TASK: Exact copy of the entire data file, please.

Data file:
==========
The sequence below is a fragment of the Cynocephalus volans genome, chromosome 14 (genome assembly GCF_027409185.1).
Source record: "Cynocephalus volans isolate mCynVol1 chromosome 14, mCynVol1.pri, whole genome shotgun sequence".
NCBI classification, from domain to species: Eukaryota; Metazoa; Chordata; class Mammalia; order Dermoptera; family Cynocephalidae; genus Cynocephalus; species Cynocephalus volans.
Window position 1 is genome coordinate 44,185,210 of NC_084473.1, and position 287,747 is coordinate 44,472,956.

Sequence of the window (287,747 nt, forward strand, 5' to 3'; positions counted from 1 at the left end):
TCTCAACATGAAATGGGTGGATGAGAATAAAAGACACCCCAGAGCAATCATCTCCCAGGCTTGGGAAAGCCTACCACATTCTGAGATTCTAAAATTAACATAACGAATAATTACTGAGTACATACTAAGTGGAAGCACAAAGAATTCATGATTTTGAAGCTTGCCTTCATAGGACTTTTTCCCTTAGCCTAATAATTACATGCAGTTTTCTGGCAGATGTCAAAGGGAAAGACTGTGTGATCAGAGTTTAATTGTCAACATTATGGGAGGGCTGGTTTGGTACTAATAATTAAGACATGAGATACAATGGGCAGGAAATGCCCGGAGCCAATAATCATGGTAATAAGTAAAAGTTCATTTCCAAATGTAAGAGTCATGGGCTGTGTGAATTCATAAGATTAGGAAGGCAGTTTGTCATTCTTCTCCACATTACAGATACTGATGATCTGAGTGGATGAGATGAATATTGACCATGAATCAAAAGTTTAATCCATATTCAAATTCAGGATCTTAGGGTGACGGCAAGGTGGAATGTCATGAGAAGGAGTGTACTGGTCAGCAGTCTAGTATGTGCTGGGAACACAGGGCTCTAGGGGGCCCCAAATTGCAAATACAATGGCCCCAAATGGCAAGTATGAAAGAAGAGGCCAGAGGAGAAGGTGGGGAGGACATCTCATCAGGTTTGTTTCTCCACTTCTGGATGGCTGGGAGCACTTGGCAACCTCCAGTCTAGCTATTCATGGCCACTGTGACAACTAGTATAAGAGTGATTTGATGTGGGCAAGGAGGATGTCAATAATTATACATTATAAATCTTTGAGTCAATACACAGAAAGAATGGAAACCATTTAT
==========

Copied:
The sequence below is a fragment of the Cynocephalus volans genome, chromosome 14 (genome assembly GCF_027409185.1).
Source record: "Cynocephalus volans isolate mCynVol1 chromosome 14, mCynVol1.pri, whole genome shotgun sequence".
NCBI classification, from domain to species: Eukaryota; Metazoa; Chordata; class Mammalia; order Dermoptera; family Cynocephalidae; genus Cynocephalus; species Cynocephalus volans.
Window position 1 is genome coordinate 44,185,210 of NC_084473.1, and position 287,747 is coordinate 44,472,956.

Sequence of the window (287,747 nt, forward strand, 5' to 3'; positions counted from 1 at the left end):
TCTCAACATGAAATGGGTGGATGAGAATAAAAGACACCCCAGAGCAATCATCTCCCAGGCTTGGGAAAGCCTACCACATTCTGAGATTCTAAAATTAACATAACGAATAATTACTGAGTACATACTAAGTGGAAGCACAAAGAATTCATGATTTTGAAGCTTGCCTTCATAGGACTTTTTCCCTTAGCCTAATAATTACATGCAGTTTTCTGGCAGATGTCAAAGGGAAAGACTGTGTGATCAGAGTTTAATTGTCAACATTATGGGAGGGCTGGTTTGGTACTAATAATTAAGACATGAGATACAATGGGCAGGAAATGCCCGGAGCCAATAATCATGGTAATAAGTAAAAGTTCATTTCCAAATGTAAGAGTCATGGGCTGTGTGAATTCATAAGATTAGGAAGGCAGTTTGTCATTCTTCTCCACATTACAGATACTGATGATCTGAGTGGATGAGATGAATATTGACCATGAATCAAAAGTTTAATCCATATTCAAATTCAGGATCTTAGGGTGACGGCAAGGTGGAATGTCATGAGAAGGAGTGTACTGGTCAGCAGTCTAGTATGTGCTGGGAACACAGGGCTCTAGGGGGCCCCAAATTGCAAATACAATGGCCCCAAATGGCAAGTATGAAAGAAGAGGCCAGAGGAGAAGGTGGGGAGGACATCTCATCAGGTTTGTTTCTCCACTTCTGGATGGCTGGGAGCACTTGGCAACCTCCAGTCTAGCTATTCATGGCCACTGTGACAACTAGTATAAGAGTGATTTGATGTGGGCAAGGAGGATGTCAATAATTATACATTATAAATCTTTGAGTCAATACACAGAAAGAATGGAAACCATTTAT